168 Clif bars

I just purchased fourteen boxes of twelve Iced Gingerbread Clif bars to a box.

Hey, it could have been worse. Yesterday I was watching Filipino comic Rex Navarrette talking about balut, which to me looks like the world’s biggest hard-boiled egg fail. He described it as the ‘Pinoy Clif bar.’ That’s one of many reasons I like Rex’s comedy, that and my affection for Filipino cultures, from relatives to friends and beyond.

But no, I didn’t buy 168 baluts.

Self-revelation: I can be the world’s cheapest bastard. I pick up pennies in parking lots. I’m still attempting to use up a lifetime supply of drinking straws (want any?). I have enough saran wrap for several kinky parties. I built most of my garage storage out of junk, including a doghouse made from rejected forklift pallet pieces. I hate going to Costco (which is not to say that I hate Costco, just the experience), and my standard check to the cashier is about $550. I built my wife a holder for odd-shaped art stuff which I call the Nebelwerfer, after the WWII German rocket launcher. It’s five coffee cans canted slightly upward in a cluster on a stand. If I ever handmade you a gift, I probably made it out of garbage.

Not that I mind spending money to take friends out to a nice dinner, or to leave a decent tip, or something else socially productive. Nothing is finer than the opportunity to do a hospitable kindness people will enjoy. I do not mind spending money. But oh, oh, oh, how I hate to waste it. Or anything.

So I always check the grocery store’s bargain baskets and shelves. You never know what in hell they’ll be trying to get rid of. Case of decent wine, $7 a bottle? I’m on it. Ten jars of alfredo sauce, half price? Guess what we’re going to be eating. And the other day, I was at my local Fred Meyer buying ant poison and groceries. Stopped by the bargain corner, and saw boxes and boxes of Clif bars. Pumpkin Something and Iced Gingerbread.

I don’t care for Clif bars. Not that I hate them, just that if I were buying a chiseled-calf hipster-beard overpriced bicycle-advocate vegan granola-based energy bar, I’d pick almost anything else first. They neither look nor taste that appealing to me. And that’s good, because not only am I supposed to eat some form of breakfast, it has to meet my strict criteria:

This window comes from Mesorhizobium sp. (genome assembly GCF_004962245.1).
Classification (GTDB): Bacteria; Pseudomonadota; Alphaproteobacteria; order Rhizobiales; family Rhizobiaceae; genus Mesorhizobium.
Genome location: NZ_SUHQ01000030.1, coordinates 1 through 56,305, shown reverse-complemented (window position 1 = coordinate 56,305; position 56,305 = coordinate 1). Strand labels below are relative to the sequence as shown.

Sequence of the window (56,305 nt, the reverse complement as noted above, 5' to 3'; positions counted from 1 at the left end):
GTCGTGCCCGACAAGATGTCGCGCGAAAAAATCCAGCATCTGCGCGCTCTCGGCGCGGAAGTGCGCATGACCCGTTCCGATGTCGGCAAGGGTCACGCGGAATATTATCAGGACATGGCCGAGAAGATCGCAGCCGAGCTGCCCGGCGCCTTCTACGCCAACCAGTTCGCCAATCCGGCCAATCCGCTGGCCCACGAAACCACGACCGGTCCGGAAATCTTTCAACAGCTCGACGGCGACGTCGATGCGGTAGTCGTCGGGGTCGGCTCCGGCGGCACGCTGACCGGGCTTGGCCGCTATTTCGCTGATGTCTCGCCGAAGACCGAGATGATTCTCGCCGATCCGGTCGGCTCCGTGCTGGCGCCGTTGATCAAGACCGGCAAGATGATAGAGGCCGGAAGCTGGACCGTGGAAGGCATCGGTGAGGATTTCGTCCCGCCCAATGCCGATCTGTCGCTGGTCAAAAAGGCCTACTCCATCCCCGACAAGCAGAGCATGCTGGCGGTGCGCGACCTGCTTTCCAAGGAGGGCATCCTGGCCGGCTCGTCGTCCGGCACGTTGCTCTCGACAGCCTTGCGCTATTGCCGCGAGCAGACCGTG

It must cleanse my mouth of the residual coffee aftertaste, which I hate, and is the sole pleasure benefit of me eating in the morning.

It must require zero effort, because first thing in the morning, I will not make any, and if I have to speak, my first words will be vile.

It must be bearable without being appetizing, providing no temptation to overdo it, because I need to be less fat.

It must be minimalist, because I’m forcing myself to do this for reasons of good health. I really don’t want any food in the morning.

Pumpkin anything can be a weird taste for me, but I figured I’d buy a box of the Iced Gingerbread: twelve 59¢ breakfasts, and reasonably healthy to boot, would fit all my specifications. Paid, took home, tried them, found them bearable, and went back to the store to clean them out. Some days it’s helpful being absolutely indifferent to the looks you get, and believe me, when you have fourteen boxes of Clif bars in your shopping cart, you get some strange looks.

Cashier: “Wow. You must really like Clif bars.”

Me: “Nah, not much.”

Cashier: “Then how come you’re buying this many?”

(Such inquiries would be unthinkable some places, such as Seattle with its privacy bubbles. This is Idaho. In Idaho, people are rarely standoffish toward friendly conversation, and there is no invisible ‘I am the consumer and you must deify me’ bubble. Thus, by Idaho standards, this was not at all intrusive. He was acting like an Idahoan, presuming approachability and friendliness, anticipating only goodwill. Standoffishness would have shocked him, especially from a heavyset bearded guy, thus presumably an Idahoan Character. I find this aspect of Idaho invigorating. Seattle tolerates but ignores characters, not daring to comment, and any wacko buying fourteen cases of Clif bars is a character. Idaho talks to them and treats them like people. I will miss this.)

Me: “Cheap breakfasts, and nothing I’ll be tempted to eat two of. Yogurts cost over a buck, and are more perishable. I just saved myself about $80 over the next few months.”

(That, he understood completely. Idaho has a low minimum wage, vestigial social services, and a lot of very poor people, and the cashier was probably one of them. And his count was perfect: 168 Iced Gingerbread Clif bars.)

Cashier: “Enjoy! Have a great afternoon.”

Me: “I’ll try. You do the same.”

I’m writing this in March. By the time I have to start thinking about breakfast again, the leaves will be starting to turn autumn color. By my logic, the sicker I get of them, the better: less temptation, and more eating them out of obligation to realize value.

I was a terrifying accountant, in a past life.


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